The Son Seals Blues Band

Son Seals

Alligator, 1973

REVIEW BY: Christopher Thelen

ORIGINALLY PUBLISHED: 06/01/2022

Chicago has had its share of blues legends over the decades, but perhaps one of the greatest was the late Frank “Son” Seals. Coming to the Chicago scene by way of Arkansas, he merged soulful yet gritty vocals into his blazing guitar licks to create some of the genre’s most memorable music. There’s a reason that Phish not only covered his song “Funky Bitch” in concert numerous times, but also welcomed Seals onto the stage to play with them.

 

Seals’s debut effort from 1973, The Son Seals Blues Band, is definitely gritty in terms of the overall sound – it’s definitely not a polished effort in either the performances or the overall production. my_heart_sings_the_harmony_web_ad_alt_250 It’s raw, but it’s enjoyable, capturing a star in the making.

 

On this debut effort, it sometimes feels like Seals is straining his vocals to reach a slightly higher range; later albums featured a gentle, soulful growl to his delivery that made his style unique. Not that his singing is bad on this release; tracks like “Your Love Is Like A Cancer” and “Cotton Picking Blues” showcase this fact perfectly.

 

The rhythm section of bassist John Riley, organist Johnny “Big Moose” Walker and drummer Charles Caldwell fit the music like a glove; the band often gets locked into the groove and it seems like they’ll never let it go (not that the listener complains). Take the track “Hot Sauce,” for example – three minutes seems like three seconds.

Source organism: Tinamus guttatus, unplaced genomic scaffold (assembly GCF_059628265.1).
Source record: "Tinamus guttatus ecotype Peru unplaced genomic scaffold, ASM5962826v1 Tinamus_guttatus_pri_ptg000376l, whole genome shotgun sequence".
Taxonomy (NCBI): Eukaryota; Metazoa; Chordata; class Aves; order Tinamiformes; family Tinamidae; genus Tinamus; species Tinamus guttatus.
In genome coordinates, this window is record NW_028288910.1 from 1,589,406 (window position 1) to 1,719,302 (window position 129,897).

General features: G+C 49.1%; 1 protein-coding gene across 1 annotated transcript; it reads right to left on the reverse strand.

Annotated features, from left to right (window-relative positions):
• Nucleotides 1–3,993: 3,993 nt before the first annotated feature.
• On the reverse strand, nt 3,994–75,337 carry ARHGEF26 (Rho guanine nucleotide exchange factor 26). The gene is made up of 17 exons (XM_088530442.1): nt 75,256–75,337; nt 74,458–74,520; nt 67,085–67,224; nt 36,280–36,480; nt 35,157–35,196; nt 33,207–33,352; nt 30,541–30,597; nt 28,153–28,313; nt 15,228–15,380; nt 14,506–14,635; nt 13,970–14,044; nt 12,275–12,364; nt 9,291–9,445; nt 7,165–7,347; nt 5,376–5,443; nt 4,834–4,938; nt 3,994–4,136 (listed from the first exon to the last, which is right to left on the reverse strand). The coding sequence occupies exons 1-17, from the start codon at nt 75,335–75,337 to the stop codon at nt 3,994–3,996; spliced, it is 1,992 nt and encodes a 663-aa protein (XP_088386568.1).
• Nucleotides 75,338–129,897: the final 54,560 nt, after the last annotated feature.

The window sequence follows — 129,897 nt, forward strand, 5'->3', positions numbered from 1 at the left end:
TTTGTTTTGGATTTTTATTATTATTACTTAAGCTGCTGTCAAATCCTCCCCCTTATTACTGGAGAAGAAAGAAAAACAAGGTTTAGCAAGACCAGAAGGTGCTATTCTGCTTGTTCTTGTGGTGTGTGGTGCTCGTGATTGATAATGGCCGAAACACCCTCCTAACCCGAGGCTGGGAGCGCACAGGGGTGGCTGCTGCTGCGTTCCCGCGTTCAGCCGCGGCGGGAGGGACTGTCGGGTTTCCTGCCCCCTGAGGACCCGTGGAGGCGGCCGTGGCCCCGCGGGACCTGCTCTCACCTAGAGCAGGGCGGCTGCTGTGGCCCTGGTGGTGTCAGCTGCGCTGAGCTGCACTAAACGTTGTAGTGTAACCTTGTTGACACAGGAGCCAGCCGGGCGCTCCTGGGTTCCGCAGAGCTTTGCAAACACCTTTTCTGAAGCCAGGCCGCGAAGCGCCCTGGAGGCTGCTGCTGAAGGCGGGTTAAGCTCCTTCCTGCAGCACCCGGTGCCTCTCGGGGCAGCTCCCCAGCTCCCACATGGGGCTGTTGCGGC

Seals’s guitar work, naturally, takes center stage – and while he might not have had the flash of other musicians, the feeling and soul he put into his guitar lines spoke volumes, even this early in his career. When paired with his vocals, the power is truly felt.

 

Yet this is still a learning experience for Seals and crew. The closing track “Now That I’m Down” might have benefited being a little shorter; ending the album with a slower groove seems to be anti-climatic for this one. Similarly, “Going Home Tomorrow” and “How Could She Leave Me,” while not bad tracks in and of themselves, don’t really stand out on their own.

 

Still, for a first effort, The Son Seals Blues Band is a fairly powerful release, and screamed the promise of what was to come from Seals.

Rating: B

User Rating: Not Yet Rated


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